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Fortuate Son juxtaposes Bush's accomplishments as Governor of Texas with the specters of his past, including accusations of draft-dodging Vietnam and cocaine abuse. Fortuate Son provides the full research on these and other allegations, including anti-Semitism in the Bush family and a possible connection to the BCCI Scandal. Originally published by St. Martin's Press, this bio was recalled after revelations about the author's criminal past. Let's cut to the chase: yes, J.H. Hatfield alleges that, in 1972, George W. Bush was arrested for possession of cocaine and, with the help of his father, got the charges erased in exchange for performing community service. Other than that, however, Fortunate Son is a standard quickie biography of the Texas governor and frontrunner for the Republican nomination in the 2000 presidential race--and useful primarily because few people outside of Texas (for that matter, few people within Texas) know much about Bush's history and political record. It's all about connections, Hatfield says: if he'd had a different father, Bush "could be just another Texan who failed in the oil business and now operates a shrimp boat in the Gulf of Mexico." The bombshell doesn't even come until a short afterword, tacked onto the already completed manuscript at the last minute, complete with a "Deep Throat" within Bush's inner circle. (Said informant throws in an almost too perfectly worded attack on the governor's hypocrisy in vigorously fighting the war on drugs: "I've known George for several years and he has never accepted youth and irresponsibility as legitimate excuses for illegal behavior--except when it comes to himself.")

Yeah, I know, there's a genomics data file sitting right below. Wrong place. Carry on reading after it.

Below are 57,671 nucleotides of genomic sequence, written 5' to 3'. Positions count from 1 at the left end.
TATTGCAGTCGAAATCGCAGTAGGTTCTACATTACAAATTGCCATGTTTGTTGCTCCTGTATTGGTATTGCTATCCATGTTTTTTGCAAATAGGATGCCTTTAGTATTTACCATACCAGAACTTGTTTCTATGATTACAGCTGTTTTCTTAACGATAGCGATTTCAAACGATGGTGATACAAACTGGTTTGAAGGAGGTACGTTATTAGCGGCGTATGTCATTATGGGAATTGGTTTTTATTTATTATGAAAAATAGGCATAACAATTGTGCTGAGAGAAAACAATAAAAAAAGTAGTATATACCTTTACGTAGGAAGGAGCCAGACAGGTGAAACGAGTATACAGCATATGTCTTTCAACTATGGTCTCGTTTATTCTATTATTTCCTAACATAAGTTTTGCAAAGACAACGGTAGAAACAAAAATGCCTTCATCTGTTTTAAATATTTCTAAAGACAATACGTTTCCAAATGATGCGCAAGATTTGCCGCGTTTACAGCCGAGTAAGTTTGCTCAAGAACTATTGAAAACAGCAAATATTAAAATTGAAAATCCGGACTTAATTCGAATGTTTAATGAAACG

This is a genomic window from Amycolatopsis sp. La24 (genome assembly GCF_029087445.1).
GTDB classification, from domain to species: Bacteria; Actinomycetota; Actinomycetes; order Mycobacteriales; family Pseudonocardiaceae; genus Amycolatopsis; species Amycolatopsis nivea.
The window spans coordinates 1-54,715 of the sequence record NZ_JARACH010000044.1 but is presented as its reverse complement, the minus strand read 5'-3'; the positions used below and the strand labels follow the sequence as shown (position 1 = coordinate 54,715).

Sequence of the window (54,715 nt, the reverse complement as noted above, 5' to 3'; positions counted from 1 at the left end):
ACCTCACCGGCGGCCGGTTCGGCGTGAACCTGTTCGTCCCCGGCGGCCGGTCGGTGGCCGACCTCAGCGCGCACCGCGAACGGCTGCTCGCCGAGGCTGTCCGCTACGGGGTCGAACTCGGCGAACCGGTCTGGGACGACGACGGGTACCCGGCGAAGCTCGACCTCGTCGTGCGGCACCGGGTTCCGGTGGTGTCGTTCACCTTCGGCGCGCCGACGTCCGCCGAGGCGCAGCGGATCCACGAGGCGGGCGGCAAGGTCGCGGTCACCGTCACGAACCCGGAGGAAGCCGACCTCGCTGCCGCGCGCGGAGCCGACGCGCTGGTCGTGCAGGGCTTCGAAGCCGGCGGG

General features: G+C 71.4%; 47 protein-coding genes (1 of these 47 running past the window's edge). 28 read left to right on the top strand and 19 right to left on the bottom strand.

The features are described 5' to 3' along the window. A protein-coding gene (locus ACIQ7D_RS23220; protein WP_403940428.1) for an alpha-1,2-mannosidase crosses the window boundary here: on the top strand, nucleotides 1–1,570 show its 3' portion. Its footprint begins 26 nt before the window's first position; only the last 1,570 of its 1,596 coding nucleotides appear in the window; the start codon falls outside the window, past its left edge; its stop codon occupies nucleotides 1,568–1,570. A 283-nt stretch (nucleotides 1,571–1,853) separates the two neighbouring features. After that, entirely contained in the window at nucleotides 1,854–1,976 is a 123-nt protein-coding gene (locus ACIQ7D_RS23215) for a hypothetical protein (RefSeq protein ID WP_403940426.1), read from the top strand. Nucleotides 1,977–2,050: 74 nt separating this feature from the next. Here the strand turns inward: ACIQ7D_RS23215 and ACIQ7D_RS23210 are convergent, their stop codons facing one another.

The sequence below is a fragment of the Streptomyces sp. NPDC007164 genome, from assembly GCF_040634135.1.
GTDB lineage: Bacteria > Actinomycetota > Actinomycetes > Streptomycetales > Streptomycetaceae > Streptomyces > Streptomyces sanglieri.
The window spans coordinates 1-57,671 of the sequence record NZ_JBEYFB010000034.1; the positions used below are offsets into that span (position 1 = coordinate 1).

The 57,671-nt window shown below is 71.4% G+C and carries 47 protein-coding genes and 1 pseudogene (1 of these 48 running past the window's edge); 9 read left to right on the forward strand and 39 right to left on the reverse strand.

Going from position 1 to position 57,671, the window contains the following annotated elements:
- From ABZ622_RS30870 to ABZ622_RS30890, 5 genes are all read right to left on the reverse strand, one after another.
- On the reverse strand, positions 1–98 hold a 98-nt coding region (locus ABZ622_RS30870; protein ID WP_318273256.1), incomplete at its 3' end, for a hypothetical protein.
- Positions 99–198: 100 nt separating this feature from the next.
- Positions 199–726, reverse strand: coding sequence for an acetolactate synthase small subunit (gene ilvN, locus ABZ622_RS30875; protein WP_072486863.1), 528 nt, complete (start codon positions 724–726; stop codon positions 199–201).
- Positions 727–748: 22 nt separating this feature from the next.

Bush has denied the allegations, however, and it seems that Hatfield has a few dark secrets in his past. Shortly after the publication of Fortunate Son, The Dallas Morning News reported that Hatfield was a paroled felon who had attempted to hire a hit man to kill his boss. The online magazine Salon went on to add that he may have lied about his history as a freelance journalist and invented a fictitious award for a previous book. Throw in the skepticism of many journalists at the afterword's heavy reliance on anonymous sources, and Hatfield's credibility is in serious jeopardy. For his part, the author maintains that the paroled felon is a different James H. Hatfield, born the same month and year and living in the same part of the country, and if public records say otherwise, he argues: "Doesn't it sound a little bit weird to you that all of a sudden, the guy that's accusing potentially the next president of the United States of having his record expunged, all of a sudden miraculously has a record himself in the state of Texas?" It should perhaps be noted that among Hatfield's previous books is an unauthorized guide to The X-Files.
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